Amanda Buckner

Amanda BucknerBy Debi Purcell There are a handful of women I admire in the world. Amanda Buckner is definitely one of them. Not only is she one of the best and most feared female mma fighters in the world, she has been around since the beginning of Female MMA when the sport had just started to bloom for the girls, and she has plowed through when times were bleak.
Amanda is a pioneer of what women’s mma should be, in that; she goes into to train every day to improve her skills. She is one of very select few female fighters in the world (that list including Jennifer Howe and Erin Toughill who steps up to fight *anyone* that is out there to fight, and lastly every time she steps in that ring or cage she gives it 110 % with her immense skill to back it up. She emanates the opposite of the glitz and glamour of MMA and gleams with what this sport is supposed to be about.
Many times I have spoken with Amanda on the state of women’s mixed martial arts and often she stops herself saying “don’t get me started” Well Amanda I want you to get started. I for one want to hear what you have to say, and sure our readers do also.
Hello Amanda and thank you for taking the time to do this interview for Fighter Girls.
To spare all the details about your favorite color or toy lol I will just get right down to the meat of it.
D: Who was your hardest fight to date, and what women (s) do you have the most respect for ?
A: It’s always so difficult to pick a hardest fight. They all are really hard but in completely different ways. My fight with Jen was the hardest on my body, my face felt broken and I don’t think I could drive for about a week due to a scratched cornea. The fight with Tara was the hardest emotionally because I felt I was doing really well and then to blow it at the end was just heartbreaking. Even a fight that looked “easy” on the surface like the Kedzie fight was difficult. I was very stressed and
nervous before that fight. My training had been thrown off schedule by a trip to Hawaii a week prior to corner Jay and one of our other fighters. I was doing my conditioning in a park and padwork in the parking garage. It made me lack that confidence I like to have from feeling 100% about my conditioning. I think that’s what makes this sport so powerful, the fact that every fight presents you with the opportunity to overcome some sort of challenge.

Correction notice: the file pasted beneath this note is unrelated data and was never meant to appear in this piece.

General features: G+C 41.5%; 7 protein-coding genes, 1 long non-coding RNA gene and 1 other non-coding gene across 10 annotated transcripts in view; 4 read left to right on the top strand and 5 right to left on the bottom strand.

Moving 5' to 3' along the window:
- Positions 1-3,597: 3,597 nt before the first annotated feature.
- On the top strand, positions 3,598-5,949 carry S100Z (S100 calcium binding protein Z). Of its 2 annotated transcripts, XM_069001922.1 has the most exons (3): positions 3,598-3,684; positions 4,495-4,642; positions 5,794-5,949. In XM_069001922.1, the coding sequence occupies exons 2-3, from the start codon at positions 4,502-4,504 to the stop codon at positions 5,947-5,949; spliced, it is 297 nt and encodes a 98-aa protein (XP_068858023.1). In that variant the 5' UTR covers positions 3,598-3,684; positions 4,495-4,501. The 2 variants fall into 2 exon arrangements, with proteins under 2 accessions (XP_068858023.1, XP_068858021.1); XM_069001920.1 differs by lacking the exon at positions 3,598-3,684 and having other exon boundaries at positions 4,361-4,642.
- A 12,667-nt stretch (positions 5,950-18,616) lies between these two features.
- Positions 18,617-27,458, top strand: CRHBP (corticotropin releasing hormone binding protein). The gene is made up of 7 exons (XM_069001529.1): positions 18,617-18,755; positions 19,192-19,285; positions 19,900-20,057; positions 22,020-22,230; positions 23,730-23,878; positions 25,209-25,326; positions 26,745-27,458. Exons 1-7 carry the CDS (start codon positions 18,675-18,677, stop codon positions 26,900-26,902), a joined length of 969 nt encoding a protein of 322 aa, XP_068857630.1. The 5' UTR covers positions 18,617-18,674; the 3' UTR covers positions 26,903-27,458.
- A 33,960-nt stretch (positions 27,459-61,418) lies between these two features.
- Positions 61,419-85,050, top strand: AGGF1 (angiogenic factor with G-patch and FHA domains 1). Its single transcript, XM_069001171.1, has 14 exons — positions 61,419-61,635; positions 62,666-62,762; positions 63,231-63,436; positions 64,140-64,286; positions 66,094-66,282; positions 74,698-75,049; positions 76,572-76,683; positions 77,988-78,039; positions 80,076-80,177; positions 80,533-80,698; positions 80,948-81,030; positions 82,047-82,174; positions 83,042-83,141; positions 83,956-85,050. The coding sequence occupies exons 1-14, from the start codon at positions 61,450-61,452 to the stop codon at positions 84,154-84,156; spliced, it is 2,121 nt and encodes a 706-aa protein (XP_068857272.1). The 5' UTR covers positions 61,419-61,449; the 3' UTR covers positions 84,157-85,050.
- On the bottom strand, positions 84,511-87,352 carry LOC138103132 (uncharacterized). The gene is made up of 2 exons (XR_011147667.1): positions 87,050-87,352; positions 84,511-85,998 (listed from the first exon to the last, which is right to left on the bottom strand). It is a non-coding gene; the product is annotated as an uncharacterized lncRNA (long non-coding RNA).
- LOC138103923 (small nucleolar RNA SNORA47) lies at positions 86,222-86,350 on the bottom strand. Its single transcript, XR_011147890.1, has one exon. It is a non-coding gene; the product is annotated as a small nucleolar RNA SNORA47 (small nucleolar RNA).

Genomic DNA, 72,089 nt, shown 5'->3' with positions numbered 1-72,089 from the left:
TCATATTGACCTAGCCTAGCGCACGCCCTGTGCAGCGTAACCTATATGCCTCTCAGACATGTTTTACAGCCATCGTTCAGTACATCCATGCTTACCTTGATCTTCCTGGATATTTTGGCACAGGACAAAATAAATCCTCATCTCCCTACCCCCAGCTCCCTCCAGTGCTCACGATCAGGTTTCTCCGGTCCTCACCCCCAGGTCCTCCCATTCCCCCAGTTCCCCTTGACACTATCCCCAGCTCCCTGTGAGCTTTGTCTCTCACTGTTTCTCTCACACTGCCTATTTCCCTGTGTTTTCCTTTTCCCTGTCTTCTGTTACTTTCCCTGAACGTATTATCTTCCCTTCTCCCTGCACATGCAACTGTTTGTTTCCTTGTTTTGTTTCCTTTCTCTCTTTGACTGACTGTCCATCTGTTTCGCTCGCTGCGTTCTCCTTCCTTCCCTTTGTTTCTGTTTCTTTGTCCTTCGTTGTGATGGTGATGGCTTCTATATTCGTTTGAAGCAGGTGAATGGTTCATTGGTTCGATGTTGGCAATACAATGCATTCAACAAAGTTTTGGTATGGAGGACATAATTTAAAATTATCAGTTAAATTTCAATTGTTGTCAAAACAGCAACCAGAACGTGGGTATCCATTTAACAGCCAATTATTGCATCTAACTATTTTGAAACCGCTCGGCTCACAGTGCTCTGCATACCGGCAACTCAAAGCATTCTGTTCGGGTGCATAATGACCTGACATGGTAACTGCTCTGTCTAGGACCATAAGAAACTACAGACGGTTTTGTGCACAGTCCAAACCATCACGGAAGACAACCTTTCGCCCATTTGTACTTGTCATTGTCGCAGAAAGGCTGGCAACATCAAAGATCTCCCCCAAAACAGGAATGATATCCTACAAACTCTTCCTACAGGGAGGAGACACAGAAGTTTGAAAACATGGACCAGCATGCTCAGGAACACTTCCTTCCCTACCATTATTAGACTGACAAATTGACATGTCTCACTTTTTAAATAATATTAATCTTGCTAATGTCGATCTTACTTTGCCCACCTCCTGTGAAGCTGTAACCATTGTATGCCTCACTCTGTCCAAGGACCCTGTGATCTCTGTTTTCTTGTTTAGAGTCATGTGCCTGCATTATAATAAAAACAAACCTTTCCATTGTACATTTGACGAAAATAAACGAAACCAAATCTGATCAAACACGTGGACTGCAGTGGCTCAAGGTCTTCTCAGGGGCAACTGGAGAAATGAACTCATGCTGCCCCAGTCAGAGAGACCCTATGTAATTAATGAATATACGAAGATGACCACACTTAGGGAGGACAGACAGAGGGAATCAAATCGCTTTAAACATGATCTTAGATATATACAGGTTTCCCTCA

A lot of people say they respect anybody who gets in the ring. I can’t say I really feel that way. I’ve seen some real dumbasses be able to get themselves in the ring. I’d say I respect any woman that represents themselves in a professional way, that fights and acts in a way that lets you know she realizes she is representing not only herself but all women
fighters every time she gets in the ring. I respect people that have heart both in the ring and in their training.
D: In your last fight you ran into some problems, would you care to share with our readers? Also how do you think you get treated these days compared to say 4 years back with the promoters? Do you think it has
improved or gotten worse?
A: The very short version of what happened in my fight in the Philippines is that I was contracted for 135lbs, my opponent was contracted for 130lbs. I dropped as much weight as I could, which I think was around 8lbs, but this didn’t bring me down to a low enough weight that my opponent and/or her coach was comfortable with the fight. That is obviously the very short version.
D: You own a gym in the Mass correct? Can you tell me about that? How do you balance between training and teaching?
A: Jay and I own a gym in Maine called The Academy. We teach BJJ, submission grappling, Muay Thai, and conditioning. Jay does all the
teaching. I work a lot more with people on a one on one or small group basis. I also handle all the other aspects of running a business. Having the gym has been Jay’s dream for a really long time. It was never something I had even thought about doing so it’s been really crazy to have it take over my whole life. I don’t regret starting it but it’s definitely been a
challenge to try and learn how to run a business and learn to not allow the stress involved in that to overwhelm you. You always hear about those people that start a particular business because it’s something they have a